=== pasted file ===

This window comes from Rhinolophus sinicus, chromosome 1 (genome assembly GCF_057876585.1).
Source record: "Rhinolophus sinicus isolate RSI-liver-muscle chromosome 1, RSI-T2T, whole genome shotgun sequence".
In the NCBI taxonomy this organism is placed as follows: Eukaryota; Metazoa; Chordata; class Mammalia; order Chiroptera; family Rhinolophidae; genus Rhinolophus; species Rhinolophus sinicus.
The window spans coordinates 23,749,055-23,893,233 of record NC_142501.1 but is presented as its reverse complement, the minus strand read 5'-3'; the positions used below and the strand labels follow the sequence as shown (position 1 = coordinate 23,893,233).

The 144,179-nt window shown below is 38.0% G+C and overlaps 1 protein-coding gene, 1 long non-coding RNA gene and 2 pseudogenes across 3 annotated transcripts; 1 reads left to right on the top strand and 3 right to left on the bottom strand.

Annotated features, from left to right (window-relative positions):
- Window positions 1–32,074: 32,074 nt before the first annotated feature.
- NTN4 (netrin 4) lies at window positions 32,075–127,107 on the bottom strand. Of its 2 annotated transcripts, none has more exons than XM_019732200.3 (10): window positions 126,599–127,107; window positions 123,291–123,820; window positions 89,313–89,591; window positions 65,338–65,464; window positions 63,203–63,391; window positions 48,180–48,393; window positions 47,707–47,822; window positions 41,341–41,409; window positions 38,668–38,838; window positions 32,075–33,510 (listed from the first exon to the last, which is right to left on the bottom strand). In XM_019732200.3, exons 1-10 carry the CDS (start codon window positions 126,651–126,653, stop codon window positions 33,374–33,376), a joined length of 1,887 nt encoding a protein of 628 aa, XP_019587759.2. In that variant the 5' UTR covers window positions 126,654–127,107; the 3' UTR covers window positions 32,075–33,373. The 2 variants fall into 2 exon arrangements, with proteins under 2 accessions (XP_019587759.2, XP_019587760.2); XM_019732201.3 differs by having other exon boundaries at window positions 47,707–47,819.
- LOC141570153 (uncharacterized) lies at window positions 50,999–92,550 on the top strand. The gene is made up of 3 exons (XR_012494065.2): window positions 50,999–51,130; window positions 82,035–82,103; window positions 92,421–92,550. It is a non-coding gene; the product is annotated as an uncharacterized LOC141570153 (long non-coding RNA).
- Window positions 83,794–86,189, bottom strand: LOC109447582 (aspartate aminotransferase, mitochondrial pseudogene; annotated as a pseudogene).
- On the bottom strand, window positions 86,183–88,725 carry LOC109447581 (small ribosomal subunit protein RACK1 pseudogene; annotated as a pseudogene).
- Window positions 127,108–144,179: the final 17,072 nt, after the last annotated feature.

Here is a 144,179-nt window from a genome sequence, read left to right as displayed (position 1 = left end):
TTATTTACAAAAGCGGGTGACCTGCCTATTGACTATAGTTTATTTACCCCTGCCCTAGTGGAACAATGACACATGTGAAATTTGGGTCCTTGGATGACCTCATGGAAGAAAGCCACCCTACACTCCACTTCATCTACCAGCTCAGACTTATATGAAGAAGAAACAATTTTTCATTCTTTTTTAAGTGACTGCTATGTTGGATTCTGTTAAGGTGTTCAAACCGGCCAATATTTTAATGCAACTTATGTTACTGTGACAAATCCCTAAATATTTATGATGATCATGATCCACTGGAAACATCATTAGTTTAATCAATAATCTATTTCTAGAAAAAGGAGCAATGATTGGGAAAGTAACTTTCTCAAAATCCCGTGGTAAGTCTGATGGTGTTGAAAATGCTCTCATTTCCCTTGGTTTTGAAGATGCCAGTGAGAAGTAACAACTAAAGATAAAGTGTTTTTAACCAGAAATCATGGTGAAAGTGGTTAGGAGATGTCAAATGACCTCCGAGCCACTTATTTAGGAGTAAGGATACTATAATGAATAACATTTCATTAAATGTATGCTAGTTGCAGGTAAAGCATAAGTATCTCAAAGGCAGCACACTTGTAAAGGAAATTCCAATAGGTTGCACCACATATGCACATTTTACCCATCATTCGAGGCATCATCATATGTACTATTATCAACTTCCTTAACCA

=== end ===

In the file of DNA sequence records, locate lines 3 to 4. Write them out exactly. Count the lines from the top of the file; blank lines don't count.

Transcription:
In the NCBI taxonomy this organism is placed as follows: Eukaryota; Metazoa; Chordata; class Mammalia; order Chiroptera; family Rhinolophidae; genus Rhinolophus; species Rhinolophus sinicus.
The window spans coordinates 23,749,055-23,893,233 of record NC_142501.1 but is presented as its reverse complement, the minus strand read 5'-3'; the positions used below and the strand labels follow the sequence as shown (position 1 = coordinate 23,893,233).